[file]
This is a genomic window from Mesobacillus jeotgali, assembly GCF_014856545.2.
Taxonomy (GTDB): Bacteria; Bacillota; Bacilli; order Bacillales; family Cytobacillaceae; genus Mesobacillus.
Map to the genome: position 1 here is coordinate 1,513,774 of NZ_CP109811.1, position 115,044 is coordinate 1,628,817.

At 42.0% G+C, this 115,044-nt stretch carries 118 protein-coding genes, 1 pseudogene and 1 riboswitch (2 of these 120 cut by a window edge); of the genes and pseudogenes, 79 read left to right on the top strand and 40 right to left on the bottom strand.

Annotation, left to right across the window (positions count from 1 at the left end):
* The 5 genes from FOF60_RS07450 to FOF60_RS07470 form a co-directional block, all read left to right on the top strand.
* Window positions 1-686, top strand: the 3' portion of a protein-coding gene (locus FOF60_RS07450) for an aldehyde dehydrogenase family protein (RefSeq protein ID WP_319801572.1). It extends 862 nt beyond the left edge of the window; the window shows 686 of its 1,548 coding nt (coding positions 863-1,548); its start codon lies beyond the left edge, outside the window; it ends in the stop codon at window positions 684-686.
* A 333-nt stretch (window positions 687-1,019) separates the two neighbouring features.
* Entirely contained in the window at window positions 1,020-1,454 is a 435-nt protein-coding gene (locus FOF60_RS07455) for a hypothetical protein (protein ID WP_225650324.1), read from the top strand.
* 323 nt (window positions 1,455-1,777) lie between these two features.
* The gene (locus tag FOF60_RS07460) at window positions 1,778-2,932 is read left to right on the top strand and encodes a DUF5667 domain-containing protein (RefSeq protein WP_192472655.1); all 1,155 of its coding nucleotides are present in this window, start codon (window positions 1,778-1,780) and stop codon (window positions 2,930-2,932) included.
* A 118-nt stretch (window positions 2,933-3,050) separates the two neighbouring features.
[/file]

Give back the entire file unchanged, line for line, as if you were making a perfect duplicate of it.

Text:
This is a genomic window from Mesobacillus jeotgali, assembly GCF_014856545.2.
Taxonomy (GTDB): Bacteria; Bacillota; Bacilli; order Bacillales; family Cytobacillaceae; genus Mesobacillus.
Map to the genome: position 1 here is coordinate 1,513,774 of NZ_CP109811.1, position 115,044 is coordinate 1,628,817.

At 42.0% G+C, this 115,044-nt stretch carries 118 protein-coding genes, 1 pseudogene and 1 riboswitch (2 of these 120 cut by a window edge); of the genes and pseudogenes, 79 read left to right on the top strand and 40 right to left on the bottom strand.

Annotation, left to right across the window (positions count from 1 at the left end):
* The 5 genes from FOF60_RS07450 to FOF60_RS07470 form a co-directional block, all read left to right on the top strand.
* Window positions 1-686, top strand: the 3' portion of a protein-coding gene (locus FOF60_RS07450) for an aldehyde dehydrogenase family protein (RefSeq protein ID WP_319801572.1). It extends 862 nt beyond the left edge of the window; the window shows 686 of its 1,548 coding nt (coding positions 863-1,548); its start codon lies beyond the left edge, outside the window; it ends in the stop codon at window positions 684-686.
* A 333-nt stretch (window positions 687-1,019) separates the two neighbouring features.
* Entirely contained in the window at window positions 1,020-1,454 is a 435-nt protein-coding gene (locus FOF60_RS07455) for a hypothetical protein (protein ID WP_225650324.1), read from the top strand.
* 323 nt (window positions 1,455-1,777) lie between these two features.
* The gene (locus tag FOF60_RS07460) at window positions 1,778-2,932 is read left to right on the top strand and encodes a DUF5667 domain-containing protein (RefSeq protein WP_192472655.1); all 1,155 of its coding nucleotides are present in this window, start codon (window positions 1,778-1,780) and stop codon (window positions 2,930-2,932) included.
* A 118-nt stretch (window positions 2,933-3,050) separates the two neighbouring features.